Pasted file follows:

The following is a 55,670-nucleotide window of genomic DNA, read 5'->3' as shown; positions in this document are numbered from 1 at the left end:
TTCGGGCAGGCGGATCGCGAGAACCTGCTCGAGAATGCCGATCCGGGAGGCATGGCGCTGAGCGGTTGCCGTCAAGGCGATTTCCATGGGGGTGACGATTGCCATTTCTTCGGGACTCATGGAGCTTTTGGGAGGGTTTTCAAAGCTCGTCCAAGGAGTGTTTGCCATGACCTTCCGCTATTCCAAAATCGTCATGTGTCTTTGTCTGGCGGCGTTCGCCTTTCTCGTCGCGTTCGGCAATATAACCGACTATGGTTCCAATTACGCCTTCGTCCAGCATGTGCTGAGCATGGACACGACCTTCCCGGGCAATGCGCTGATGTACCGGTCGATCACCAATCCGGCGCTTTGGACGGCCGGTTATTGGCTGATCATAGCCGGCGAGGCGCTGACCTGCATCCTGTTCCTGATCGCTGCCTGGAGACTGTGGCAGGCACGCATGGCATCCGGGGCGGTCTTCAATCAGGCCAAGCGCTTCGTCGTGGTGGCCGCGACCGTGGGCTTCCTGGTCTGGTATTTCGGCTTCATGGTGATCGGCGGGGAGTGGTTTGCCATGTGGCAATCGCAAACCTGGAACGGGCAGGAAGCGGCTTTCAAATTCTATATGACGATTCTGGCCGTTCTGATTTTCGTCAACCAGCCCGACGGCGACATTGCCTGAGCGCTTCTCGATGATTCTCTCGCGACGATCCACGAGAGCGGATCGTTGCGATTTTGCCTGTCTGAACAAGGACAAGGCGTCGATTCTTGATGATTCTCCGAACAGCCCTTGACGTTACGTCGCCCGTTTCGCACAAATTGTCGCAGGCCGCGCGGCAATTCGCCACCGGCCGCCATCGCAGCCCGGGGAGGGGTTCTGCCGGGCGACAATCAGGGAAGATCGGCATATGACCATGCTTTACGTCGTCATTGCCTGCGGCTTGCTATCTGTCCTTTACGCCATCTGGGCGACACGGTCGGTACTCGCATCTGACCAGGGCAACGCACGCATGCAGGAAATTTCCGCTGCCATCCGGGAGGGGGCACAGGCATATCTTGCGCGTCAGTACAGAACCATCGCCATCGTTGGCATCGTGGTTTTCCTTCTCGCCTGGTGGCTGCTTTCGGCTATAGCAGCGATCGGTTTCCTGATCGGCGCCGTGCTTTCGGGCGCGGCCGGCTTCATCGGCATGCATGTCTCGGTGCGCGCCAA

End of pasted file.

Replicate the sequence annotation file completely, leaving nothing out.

The following is a 55,670-nucleotide window of genomic DNA, read 5'->3' as shown; positions in this document are numbered from 1 at the left end:
TTCGGGCAGGCGGATCGCGAGAACCTGCTCGAGAATGCCGATCCGGGAGGCATGGCGCTGAGCGGTTGCCGTCAAGGCGATTTCCATGGGGGTGACGATTGCCATTTCTTCGGGACTCATGGAGCTTTTGGGAGGGTTTTCAAAGCTCGTCCAAGGAGTGTTTGCCATGACCTTCCGCTATTCCAAAATCGTCATGTGTCTTTGTCTGGCGGCGTTCGCCTTTCTCGTCGCGTTCGGCAATATAACCGACTATGGTTCCAATTACGCCTTCGTCCAGCATGTGCTGAGCATGGACACGACCTTCCCGGGCAATGCGCTGATGTACCGGTCGATCACCAATCCGGCGCTTTGGACGGCCGGTTATTGGCTGATCATAGCCGGCGAGGCGCTGACCTGCATCCTGTTCCTGATCGCTGCCTGGAGACTGTGGCAGGCACGCATGGCATCCGGGGCGGTCTTCAATCAGGCCAAGCGCTTCGTCGTGGTGGCCGCGACCGTGGGCTTCCTGGTCTGGTATTTCGGCTTCATGGTGATCGGCGGGGAGTGGTTTGCCATGTGGCAATCGCAAACCTGGAACGGGCAGGAAGCGGCTTTCAAATTCTATATGACGATTCTGGCCGTTCTGATTTTCGTCAACCAGCCCGACGGCGACATTGCCTGAGCGCTTCTCGATGATTCTCTCGCGACGATCCACGAGAGCGGATCGTTGCGATTTTGCCTGTCTGAACAAGGACAAGGCGTCGATTCTTGATGATTCTCCGAACAGCCCTTGACGTTACGTCGCCCGTTTCGCACAAATTGTCGCAGGCCGCGCGGCAATTCGCCACCGGCCGCCATCGCAGCCCGGGGAGGGGTTCTGCCGGGCGACAATCAGGGAAGATCGGCATATGACCATGCTTTACGTCGTCATTGCCTGCGGCTTGCTATCTGTCCTTTACGCCATCTGGGCGACACGGTCGGTACTCGCATCTGACCAGGGCAACGCACGCATGCAGGAAATTTCCGCTGCCATCCGGGAGGGGGCACAGGCATATCTTGCGCGTCAGTACAGAACCATCGCCATCGTTGGCATCGTGGTTTTCCTTCTCGCCTGGTGGCTGCTTTCGGCTATAGCAGCGATCGGTTTCCTGATCGGCGCCGTGCTTTCGGGCGCGGCCGGCTTCATCGGCATGCATGTCTCGGTGCGCGCCAA